Keeping secrets in a world of spies and mistrust
Artur Ekert, co-inventor of quantum cryptography, explains in Nature what it takes to keep our secrets secret, even when faced with the double challenge of mistrust and manipulation.
Want to learn more? See the article “The ultimate physical limits of privacy” in Nature:
Or this summary on CQT’s website: http://www.quantumlah.org/highlight/1…
Artur Ekert is Director of the Centre for Quantum Technologies and Lee Kong Chian Centennial Professor, National University of Singapore, Professor of Quantum Physics at the Mathematical Institute, University of Oxford, UK
Abstract of Nature paper
Among those who make a living from the science of secrecy, worry and paranoia are just signs of professionalism. Can we protect our secrets against those who wield superior technological powers? Can we trust those who provide us with tools for protection? Can we even trust ourselves, our own freedom of choice? Recent developments in quantum cryptography show that some of these questions can be addressed and discussed in precise and operational terms, suggesting that privacy is indeed possible under surprisingly weak assumptions.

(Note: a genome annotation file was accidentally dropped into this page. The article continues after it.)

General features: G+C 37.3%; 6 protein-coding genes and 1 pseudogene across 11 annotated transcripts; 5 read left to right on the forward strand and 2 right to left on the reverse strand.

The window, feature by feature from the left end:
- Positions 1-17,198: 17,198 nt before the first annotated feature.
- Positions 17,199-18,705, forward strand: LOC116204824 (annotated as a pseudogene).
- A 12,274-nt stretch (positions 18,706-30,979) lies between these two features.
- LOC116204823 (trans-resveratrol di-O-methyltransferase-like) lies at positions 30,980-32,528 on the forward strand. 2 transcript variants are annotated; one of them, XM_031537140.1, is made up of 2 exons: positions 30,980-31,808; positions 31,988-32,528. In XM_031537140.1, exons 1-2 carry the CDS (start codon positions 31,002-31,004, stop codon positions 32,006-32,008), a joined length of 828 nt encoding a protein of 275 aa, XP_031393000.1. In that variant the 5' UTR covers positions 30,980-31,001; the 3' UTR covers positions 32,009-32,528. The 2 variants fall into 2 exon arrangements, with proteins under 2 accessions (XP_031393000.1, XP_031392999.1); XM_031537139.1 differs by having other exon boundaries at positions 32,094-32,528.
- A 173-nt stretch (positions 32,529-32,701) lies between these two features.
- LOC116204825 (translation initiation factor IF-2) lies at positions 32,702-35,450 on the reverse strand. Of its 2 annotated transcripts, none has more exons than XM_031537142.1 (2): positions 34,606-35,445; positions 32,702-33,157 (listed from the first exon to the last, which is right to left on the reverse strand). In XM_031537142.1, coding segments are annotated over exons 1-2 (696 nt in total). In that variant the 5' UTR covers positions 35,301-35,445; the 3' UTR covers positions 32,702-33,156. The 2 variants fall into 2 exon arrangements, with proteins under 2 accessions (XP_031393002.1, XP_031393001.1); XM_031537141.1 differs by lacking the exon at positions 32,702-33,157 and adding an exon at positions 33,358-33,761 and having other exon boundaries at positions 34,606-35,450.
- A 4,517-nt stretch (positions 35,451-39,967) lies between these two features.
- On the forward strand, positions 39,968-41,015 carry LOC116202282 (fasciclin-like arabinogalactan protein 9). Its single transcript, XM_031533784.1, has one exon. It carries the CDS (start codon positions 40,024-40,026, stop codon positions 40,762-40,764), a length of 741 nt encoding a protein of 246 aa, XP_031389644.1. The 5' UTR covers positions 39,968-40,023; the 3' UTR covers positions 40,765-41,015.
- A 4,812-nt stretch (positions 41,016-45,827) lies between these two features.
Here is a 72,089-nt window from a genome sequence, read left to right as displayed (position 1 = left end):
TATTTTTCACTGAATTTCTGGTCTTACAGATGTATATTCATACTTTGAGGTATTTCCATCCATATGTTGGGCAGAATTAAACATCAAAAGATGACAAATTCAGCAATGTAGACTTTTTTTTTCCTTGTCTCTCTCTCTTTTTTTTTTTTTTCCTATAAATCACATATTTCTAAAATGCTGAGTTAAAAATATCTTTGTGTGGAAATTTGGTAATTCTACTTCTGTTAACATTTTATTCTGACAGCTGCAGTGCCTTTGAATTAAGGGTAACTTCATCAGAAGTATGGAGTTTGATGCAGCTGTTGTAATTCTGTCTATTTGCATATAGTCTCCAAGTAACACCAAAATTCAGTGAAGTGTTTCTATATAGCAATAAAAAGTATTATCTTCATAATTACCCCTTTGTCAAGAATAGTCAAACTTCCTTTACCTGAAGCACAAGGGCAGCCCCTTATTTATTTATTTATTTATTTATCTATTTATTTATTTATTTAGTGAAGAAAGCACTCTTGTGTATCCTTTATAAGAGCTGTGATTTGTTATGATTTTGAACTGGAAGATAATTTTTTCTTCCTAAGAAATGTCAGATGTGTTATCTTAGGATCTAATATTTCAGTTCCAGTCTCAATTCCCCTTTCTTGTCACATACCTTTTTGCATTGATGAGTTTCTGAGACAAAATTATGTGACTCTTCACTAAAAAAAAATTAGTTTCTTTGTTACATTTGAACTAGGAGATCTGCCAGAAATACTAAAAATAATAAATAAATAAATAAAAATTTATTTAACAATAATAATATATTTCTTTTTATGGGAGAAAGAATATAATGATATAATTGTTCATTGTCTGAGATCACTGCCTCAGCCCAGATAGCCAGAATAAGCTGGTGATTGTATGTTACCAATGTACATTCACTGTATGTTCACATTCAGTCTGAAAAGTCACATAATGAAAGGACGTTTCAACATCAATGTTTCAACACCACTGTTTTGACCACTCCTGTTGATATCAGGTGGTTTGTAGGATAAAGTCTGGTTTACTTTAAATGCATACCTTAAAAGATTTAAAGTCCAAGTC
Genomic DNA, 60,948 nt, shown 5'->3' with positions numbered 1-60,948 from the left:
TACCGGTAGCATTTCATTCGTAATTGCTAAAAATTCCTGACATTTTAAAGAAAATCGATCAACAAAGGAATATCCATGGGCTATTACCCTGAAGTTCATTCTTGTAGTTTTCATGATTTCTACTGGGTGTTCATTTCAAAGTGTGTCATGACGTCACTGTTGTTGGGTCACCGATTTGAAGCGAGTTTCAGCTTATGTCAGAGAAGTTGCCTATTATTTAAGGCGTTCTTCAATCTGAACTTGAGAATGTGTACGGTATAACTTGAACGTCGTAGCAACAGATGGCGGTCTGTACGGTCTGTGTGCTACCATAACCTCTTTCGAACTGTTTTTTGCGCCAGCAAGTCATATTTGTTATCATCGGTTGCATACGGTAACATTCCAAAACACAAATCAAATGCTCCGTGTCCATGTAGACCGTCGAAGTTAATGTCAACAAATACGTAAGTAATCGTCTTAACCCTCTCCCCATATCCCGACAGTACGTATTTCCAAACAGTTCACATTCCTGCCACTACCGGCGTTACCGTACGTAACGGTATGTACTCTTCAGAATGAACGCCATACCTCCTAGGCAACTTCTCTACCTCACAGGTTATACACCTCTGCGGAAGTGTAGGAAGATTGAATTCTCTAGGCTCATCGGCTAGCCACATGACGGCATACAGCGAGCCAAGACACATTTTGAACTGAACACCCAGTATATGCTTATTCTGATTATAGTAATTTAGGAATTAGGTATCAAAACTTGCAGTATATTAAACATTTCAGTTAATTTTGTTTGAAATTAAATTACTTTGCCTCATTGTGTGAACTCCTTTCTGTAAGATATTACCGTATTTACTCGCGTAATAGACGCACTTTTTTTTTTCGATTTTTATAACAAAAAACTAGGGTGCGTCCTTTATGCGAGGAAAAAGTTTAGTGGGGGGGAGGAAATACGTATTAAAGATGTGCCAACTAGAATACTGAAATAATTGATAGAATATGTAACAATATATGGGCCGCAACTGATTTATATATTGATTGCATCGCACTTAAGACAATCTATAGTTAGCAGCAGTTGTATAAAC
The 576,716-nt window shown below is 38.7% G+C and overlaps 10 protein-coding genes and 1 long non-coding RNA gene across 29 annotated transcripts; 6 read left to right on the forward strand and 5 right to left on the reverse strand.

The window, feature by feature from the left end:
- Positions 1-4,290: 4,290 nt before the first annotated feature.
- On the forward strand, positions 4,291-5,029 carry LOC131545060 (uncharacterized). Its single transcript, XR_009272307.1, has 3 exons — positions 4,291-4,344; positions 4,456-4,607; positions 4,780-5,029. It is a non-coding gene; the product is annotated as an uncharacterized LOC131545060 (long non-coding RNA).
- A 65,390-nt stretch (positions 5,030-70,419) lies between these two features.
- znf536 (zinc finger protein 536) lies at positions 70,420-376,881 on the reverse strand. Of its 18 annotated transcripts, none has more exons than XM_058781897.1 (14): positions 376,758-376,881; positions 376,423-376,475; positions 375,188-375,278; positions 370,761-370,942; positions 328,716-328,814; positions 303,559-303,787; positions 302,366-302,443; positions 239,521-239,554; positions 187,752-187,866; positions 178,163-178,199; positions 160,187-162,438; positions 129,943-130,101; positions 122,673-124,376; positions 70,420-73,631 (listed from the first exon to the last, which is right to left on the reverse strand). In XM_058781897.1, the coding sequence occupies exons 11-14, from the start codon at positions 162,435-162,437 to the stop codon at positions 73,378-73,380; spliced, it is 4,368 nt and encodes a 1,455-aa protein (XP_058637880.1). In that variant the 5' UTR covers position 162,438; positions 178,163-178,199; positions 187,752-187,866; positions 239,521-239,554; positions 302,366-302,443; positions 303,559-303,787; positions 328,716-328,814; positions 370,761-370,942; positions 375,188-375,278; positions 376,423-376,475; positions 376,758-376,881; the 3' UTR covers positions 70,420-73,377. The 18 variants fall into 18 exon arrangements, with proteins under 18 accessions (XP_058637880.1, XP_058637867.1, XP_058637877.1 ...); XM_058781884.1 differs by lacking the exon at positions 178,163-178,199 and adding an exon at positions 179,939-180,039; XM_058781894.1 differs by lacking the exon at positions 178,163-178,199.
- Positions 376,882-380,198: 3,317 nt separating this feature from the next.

Once the NSA’s ubiquitous surveillance of all Americans is complete — once it has the ability to collect and process all of our emails, phone calls, text messages, Facebook posts, location data, physical mail, financial transactions, and who knows what else — why limit its use to cases of terrorism? (via Mission Creep: When Everything Is Terrorism - Bruce Schneier - The Atlantic)
To celebrate what would’ve been George Owell’s 110th birthday, two Dutch artists sought inspiration from perhaps his most famous novel, 1984. The artists took to the streets of the Dutch city of Utrecht to put party hats on CCTV cameras in an attempt to draw attention to the culture of surveillance in modern cities. If we only looked above the stores and billboards that line our streets, say Front404, the artists behind the stunt, we’d realize how many cameras are above us.
The bottom line is this: I love America for a lot of very good reasons, and I have spend a good part of my life there, but this blatant obsession with snooping and surveillance under the pretense of national security must stop, and soon – or else the rest of the world must re-consider all future involvement with those that sanction and engineer this Orwellian detour. A Benjamin Franklin quote comes to mind (perversely so): “They who can give up essential liberty to obtain a little temporary safety deserve neither liberty nor safety” (via 5 reasons why the Snowden / NSA / PRISM affair is indeed a game changer for the Future of the Internet - Futurist, Author and Keynote Speaker Gerd Leonhard)
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